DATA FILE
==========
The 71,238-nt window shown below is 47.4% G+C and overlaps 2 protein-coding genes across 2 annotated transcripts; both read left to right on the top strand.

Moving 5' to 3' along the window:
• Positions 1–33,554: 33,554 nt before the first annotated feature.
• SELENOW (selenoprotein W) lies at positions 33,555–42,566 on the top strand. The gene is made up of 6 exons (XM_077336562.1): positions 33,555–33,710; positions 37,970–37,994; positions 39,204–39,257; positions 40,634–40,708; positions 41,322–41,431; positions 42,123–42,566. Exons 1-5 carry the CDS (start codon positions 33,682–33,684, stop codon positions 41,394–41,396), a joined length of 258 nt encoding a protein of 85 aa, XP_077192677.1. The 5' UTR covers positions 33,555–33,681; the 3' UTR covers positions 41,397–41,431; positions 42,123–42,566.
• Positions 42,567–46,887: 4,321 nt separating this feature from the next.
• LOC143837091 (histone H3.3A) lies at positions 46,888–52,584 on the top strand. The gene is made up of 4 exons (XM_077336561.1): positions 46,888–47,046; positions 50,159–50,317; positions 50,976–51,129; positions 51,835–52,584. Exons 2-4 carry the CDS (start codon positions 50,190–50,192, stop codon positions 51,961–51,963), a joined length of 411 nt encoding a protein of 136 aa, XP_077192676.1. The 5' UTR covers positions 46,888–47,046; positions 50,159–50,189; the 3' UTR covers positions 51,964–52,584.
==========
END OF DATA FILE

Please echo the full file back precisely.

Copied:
The 71,238-nt window shown below is 47.4% G+C and overlaps 2 protein-coding genes across 2 annotated transcripts; both read left to right on the top strand.

Moving 5' to 3' along the window:
• Positions 1–33,554: 33,554 nt before the first annotated feature.
• SELENOW (selenoprotein W) lies at positions 33,555–42,566 on the top strand. The gene is made up of 6 exons (XM_077336562.1): positions 33,555–33,710; positions 37,970–37,994; positions 39,204–39,257; positions 40,634–40,708; positions 41,322–41,431; positions 42,123–42,566. Exons 1-5 carry the CDS (start codon positions 33,682–33,684, stop codon positions 41,394–41,396), a joined length of 258 nt encoding a protein of 85 aa, XP_077192677.1. The 5' UTR covers positions 33,555–33,681; the 3' UTR covers positions 41,397–41,431; positions 42,123–42,566.
• Positions 42,567–46,887: 4,321 nt separating this feature from the next.
• LOC143837091 (histone H3.3A) lies at positions 46,888–52,584 on the top strand. The gene is made up of 4 exons (XM_077336561.1): positions 46,888–47,046; positions 50,159–50,317; positions 50,976–51,129; positions 51,835–52,584. Exons 2-4 carry the CDS (start codon positions 50,190–50,192, stop codon positions 51,961–51,963), a joined length of 411 nt encoding a protein of 136 aa, XP_077192676.1. The 5' UTR covers positions 46,888–47,046; positions 50,159–50,189; the 3' UTR covers positions 51,964–52,584.